We were looking West at Venus and Jupiter. Now shift your gave South towards the spout of Sagittarius' teapot - the direction of the center of our galaxy. Near the center is an enormous black hole. At 4.3 million times the mass of the Sun Sagittarius A* is approximately supermassive. It is difficult to calculate its size, but the current limit is something smaller than about 15 times the Sun's diameter. That may sound large, but we're about two thirds of the way out from the center of the Milky Way- 26,000 light years away. That makes it a very small target. So an interesting question comes up - can you take a picture of it, or more properly its accretion disk?4
There is a big problem. The center of the Milky Way is full of dust which prevents us for seeing it in visible light. The region is more transparent to certain radio wavelengths, but that presents a problem, At best a radio wave's wavelength is thousands of times less than visible light. You would need a radio antenna kilometers long just to match the resolution of a one meter optical mirror.
The resolution needed is about what it would take to resolve a baseball on the Moon - something around 50 micro arcseconds. Referring to our handy chart we see this is just possible with apertures of several thousand kilometers with submillimeter wavelengths. It turns out a variation on the trick used in multi-mirror interferometer telescopes saves the day.
If you record information in a passing radio wave including the precise time it was recorded and combine that with similar information from other antennas you can synthesize an effective aperture that is the distance between the antennas. You want as many different length paths as possible, so you need to find submillimeter radio telescopes thousands of kilometers apart and and attach extremely accurate atomic clocks to create a long baseline interferometric array. A telescope potentially the size of the Earth. This is still a work in progress, but it is amazing astrophysics.5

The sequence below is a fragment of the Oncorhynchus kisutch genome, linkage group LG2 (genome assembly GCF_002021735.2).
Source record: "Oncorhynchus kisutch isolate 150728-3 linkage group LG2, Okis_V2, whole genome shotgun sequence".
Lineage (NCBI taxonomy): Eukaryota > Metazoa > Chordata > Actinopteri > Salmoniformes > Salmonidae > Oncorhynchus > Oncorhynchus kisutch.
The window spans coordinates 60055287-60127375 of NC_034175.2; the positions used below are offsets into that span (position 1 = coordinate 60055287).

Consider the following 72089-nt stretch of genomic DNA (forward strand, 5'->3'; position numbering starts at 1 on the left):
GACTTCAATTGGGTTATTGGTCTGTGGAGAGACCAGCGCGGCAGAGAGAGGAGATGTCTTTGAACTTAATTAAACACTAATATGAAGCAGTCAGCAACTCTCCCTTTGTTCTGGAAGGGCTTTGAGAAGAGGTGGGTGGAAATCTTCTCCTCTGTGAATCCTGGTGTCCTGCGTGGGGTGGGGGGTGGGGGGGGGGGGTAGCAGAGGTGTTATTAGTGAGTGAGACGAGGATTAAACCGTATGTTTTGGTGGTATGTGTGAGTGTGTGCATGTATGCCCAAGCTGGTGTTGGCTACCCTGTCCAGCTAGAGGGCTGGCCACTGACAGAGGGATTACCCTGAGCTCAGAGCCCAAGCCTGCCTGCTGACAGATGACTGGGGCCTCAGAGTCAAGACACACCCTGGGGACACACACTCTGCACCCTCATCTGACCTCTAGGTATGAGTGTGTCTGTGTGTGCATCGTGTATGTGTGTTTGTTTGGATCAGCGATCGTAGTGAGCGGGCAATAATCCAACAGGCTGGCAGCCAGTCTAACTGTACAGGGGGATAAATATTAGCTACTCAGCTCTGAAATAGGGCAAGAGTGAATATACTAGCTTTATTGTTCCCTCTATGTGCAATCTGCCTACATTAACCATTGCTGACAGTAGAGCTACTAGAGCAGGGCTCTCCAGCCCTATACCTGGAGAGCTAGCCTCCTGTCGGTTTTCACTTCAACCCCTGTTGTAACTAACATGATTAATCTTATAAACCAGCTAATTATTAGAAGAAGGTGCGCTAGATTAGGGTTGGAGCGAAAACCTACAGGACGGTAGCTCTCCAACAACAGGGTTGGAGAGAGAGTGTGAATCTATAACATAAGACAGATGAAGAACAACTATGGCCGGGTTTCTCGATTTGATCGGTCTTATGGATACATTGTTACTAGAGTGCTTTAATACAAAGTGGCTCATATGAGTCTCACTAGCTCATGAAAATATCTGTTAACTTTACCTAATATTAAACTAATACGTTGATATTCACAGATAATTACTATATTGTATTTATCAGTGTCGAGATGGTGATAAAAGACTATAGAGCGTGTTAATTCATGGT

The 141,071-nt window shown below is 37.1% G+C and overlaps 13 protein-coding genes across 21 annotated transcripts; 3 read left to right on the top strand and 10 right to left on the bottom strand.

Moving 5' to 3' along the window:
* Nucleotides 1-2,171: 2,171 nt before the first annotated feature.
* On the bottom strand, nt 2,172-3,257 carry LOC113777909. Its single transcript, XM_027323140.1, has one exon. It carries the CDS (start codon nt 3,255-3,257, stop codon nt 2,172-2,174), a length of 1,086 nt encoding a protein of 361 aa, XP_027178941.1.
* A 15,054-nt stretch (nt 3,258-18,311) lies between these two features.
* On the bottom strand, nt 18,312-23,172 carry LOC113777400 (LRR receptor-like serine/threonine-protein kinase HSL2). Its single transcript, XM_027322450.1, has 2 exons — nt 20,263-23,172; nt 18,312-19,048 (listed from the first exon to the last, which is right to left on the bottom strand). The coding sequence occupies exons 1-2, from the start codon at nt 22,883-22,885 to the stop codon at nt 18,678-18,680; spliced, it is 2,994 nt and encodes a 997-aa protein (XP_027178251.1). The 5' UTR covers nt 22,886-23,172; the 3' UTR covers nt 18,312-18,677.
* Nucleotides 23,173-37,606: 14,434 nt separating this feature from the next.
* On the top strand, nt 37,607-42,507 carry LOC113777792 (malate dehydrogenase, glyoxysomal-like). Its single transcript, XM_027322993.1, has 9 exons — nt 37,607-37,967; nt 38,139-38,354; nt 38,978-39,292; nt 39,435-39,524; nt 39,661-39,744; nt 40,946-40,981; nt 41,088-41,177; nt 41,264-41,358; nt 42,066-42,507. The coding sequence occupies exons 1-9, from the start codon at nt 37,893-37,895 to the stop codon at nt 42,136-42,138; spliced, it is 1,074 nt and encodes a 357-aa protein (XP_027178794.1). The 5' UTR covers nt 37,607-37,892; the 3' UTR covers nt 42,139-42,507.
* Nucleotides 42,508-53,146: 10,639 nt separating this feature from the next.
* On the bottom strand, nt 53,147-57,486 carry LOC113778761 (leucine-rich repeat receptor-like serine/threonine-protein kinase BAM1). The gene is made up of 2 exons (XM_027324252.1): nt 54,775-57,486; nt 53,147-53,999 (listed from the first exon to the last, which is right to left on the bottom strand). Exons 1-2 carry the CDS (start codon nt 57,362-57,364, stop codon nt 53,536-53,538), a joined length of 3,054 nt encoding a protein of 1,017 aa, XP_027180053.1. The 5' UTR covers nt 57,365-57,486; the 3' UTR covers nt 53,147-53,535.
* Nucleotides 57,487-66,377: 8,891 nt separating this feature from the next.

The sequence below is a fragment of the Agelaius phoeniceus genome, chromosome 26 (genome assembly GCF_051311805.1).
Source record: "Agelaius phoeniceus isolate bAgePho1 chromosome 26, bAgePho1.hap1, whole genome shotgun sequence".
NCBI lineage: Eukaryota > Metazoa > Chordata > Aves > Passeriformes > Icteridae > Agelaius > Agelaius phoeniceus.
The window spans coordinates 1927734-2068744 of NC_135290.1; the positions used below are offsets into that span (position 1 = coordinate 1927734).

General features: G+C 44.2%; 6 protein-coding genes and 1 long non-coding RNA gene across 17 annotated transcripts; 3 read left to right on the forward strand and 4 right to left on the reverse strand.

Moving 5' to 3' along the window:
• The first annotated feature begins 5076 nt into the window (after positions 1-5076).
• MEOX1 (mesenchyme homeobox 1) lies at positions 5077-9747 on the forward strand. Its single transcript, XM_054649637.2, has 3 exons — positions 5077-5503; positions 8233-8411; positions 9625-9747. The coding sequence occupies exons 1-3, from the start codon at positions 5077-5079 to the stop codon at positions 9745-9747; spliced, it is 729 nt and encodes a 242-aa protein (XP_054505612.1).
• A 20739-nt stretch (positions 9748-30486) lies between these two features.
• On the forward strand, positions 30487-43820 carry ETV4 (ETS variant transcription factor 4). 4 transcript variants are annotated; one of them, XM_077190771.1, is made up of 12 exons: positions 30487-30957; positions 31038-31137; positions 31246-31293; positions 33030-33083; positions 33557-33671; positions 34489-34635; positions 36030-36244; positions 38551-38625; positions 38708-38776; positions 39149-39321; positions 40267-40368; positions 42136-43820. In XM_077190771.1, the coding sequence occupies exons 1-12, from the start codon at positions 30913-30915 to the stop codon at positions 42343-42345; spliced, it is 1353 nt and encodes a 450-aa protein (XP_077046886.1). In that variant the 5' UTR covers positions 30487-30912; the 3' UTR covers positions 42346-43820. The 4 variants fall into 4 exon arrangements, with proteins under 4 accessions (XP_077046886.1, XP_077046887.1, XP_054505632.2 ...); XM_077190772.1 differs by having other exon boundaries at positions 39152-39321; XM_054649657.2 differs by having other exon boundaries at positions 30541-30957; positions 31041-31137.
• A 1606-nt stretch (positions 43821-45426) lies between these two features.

Time to circle back. Submillimeter radio waves are often absorbed by the atmosphere as well water vapor. The telescopes are located on high mountain tops in very dry regions and at the South Pole in Antarctica. Over the years radio astronomers have built a deep understanding of how short wavelength radio waves are absorbed.
Very little communication is done above 10 GHz, but the lure is a lot of available spectrum. One millimeter radio corresponds to 300 GHz. Radio astronomers have done pioneering work studying how these radio waves are absorbed by the atmosphere. Some of the 5G radio schemes are looking for such virgin territory. Some of the problems may turn out to be good points. Attenuation is strong at many of these frequencies, but limited range, assuming you have a high density of access points, translates into potentially huge amounts of bandwidth per radio. We may even be able to minimize backhaul costs and perhaps route around carriers entirely. A long shot, but maybe...
It is remarkable that astronomers work with such diverse wavelengths of light. In doing so they've been early pioneers in understanding how light travels through the atmosphere. Some of that work will allow us to image a black hole as well as to pave the way for the next generation of mobile devices.
1 Radians are more popular in astrophysics, but astronomers often stick with degrees. Self calibration is just the thing for a nerdish experience. Measure your family and see how close your measurements are.
3 There are a couple of ways around the seeing limit. One is to orbit a telescope - the effective angular resolution of the Hubble Space Telescope is only limited by its optics. The other trick is to use adaptive optics. It is possible to measure atmospheric turbulence and correct for it in real time. This is still fairly exotic and is mostly used on big research telescopes, but the improvement is stunning. The VLT improves from about 1 arcsecond to as 30 to 50 arcseconds with the adaptive optics switched on.
4 Matter accelerates as it falls towards a black hole radiating energy along the way. This forms a bright accretion disk and the object that can be imaged.
5 a paper here (pdf)